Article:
Interview SummaryLewis W. "Bud" Cochran begins this interview by discussing a censorship incident around 1979 surrounding a book called Black Spring, by Henry Miller, used in one of the undergraduate English classes by a part-time instructor. He talks about the use of the same syllabus for multiple section courses for undergraduate students, and that occasionally the issue of academic freedom would surface over course material. Cochran recalls that a student, Mark Goss, complained about the book to his father, Eugene Goss, a "mountain lawyer" from Harlan, Kentucky, who had been a member of the University of Kentucky's Board of Trustees. Cochran recalls he responded in a manner designed to keep it from "becoming a more major issue than it deserved to be". He mentions Joseph Bryan, Chairman of the English Department at the time. He discusses how the American Association of University Professors (AAUP) and UK added constraints to the statement of standards regarding academic freedom to help keep the course descriptions consistent.
Cochran describes the position of ombudsman and it purpose within the university. He mentions the Omnibus Personality Test, given to all entering freshman.. Cochran discusses the development of specialty programs at the regional universities, including Eastern Kentucky, Morehead State, and Murray State. He talks about the Council on Higher Education and its recommendations regarding degree programs, particularly the interdisciplinary doctorate degree, and cutbacks in some disciplines. Cochran remembers the problems that developed with the Communications Department in 1979 by allowing simultaneous searches for a Director of the School of Journalism and a Dean of the College of Communications, and recalls that there were already problems within the department between these two areas. Cochran credits Robert Murphy, Professor of Communications, and Herb Drennon, Assistant Dean of Arts and Sciences, with helping him with this situation.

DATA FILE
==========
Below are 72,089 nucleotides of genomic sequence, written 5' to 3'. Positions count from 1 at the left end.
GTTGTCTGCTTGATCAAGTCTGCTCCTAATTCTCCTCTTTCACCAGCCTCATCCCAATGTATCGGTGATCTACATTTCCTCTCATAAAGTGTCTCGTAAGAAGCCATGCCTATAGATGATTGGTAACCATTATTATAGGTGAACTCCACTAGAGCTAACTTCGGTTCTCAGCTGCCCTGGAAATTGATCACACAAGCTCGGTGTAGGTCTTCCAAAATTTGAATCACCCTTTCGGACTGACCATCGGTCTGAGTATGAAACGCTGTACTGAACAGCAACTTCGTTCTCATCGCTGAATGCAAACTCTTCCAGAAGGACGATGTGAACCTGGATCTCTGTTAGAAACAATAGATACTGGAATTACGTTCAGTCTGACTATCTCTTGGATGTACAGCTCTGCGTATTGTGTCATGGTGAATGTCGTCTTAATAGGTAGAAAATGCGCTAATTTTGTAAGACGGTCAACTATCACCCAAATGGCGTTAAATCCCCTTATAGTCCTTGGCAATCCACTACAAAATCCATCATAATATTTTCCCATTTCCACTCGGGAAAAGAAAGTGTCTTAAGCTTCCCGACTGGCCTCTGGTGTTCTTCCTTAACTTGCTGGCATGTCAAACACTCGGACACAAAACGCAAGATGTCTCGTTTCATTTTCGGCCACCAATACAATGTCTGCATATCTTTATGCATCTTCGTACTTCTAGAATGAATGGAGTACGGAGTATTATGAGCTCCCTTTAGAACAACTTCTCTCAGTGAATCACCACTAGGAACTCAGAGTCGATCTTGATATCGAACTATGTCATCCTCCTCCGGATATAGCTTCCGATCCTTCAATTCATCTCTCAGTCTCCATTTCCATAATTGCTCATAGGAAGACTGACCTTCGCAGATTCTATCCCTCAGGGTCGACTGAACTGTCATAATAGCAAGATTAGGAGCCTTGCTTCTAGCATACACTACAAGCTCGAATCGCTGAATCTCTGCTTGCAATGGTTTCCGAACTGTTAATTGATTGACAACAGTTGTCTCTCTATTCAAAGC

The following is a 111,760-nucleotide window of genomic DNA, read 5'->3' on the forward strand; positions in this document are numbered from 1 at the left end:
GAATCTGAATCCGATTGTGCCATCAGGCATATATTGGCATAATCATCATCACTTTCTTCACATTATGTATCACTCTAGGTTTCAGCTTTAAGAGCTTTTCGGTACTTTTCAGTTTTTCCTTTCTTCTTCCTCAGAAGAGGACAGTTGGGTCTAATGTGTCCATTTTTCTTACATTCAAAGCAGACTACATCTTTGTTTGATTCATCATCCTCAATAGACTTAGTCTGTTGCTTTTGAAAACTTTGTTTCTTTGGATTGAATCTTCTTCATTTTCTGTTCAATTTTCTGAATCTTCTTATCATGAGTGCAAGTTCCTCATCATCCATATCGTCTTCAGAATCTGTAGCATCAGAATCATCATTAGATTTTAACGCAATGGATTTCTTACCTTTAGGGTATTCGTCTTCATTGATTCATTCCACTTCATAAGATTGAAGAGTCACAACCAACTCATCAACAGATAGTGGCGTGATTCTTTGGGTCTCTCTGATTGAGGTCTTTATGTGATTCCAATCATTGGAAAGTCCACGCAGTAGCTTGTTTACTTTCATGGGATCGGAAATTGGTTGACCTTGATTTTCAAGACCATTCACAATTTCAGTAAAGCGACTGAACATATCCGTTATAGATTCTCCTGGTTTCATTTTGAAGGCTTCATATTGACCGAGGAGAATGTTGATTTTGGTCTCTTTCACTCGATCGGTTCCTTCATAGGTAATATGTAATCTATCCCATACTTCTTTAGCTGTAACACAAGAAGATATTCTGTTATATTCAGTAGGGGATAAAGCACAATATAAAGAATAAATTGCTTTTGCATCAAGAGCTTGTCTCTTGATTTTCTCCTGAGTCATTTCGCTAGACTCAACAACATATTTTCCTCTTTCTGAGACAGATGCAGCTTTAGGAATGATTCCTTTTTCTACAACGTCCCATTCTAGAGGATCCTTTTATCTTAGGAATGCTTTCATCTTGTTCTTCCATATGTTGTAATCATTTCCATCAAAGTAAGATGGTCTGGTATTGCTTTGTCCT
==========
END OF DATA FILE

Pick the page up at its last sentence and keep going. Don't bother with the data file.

Cochran remembers several secretaries at the President's office, including Ann Wilson and Miss Lucy Hogan. He discusses some of the every day activities as well as the responsibilities of his office, the importance of having a small, competent, and dedicated staff in order to be an effective administrator, and the frustration of working with limited resources. He talks about the informal chain of command that was in place when a crisis situation might arise while the President was out of town. Cochran recalls his working relationship with President Otis A. Singletary and his observations regarding Singletary's administrative style. He discusses the role of blacks and women in faculty and administrative positions, and possible reasons for the low percentages.
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Interview UsageInterviews may be reproduced with permission from Louie B. Nunn Center for Oral History, Special Collections, University of Kentucky Libraries.
Interviews may be reproduced with permission from Louie B. Nunn Center for Oral History, Special Collections, University of Kentucky Libraries.
All rights to the interviews, including but not restricted to legal title, copyrights and literary property rights, have been transferred to the University of Kentucky Libraries.
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Cochran, Lewis W. Interview by Terry L. Birdwhistell. 06 Aug. 1985. Lexington, KY: Louie B. Nunn Center for Oral History, University of Kentucky Libraries.
Cochran, L.W. (1985, August 06). Interview by T. L. Birdwhistell. Lewis W. Cochran Oral History Project. Louie B. Nunn Center for Oral History, University of Kentucky Libraries, Lexington.
Cochran, Lewis W., interview by Terry L. Birdwhistell. August 06, 1985, Lewis W. Cochran Oral History Project, Louie B. Nunn Center for Oral History, University of Kentucky Libraries.
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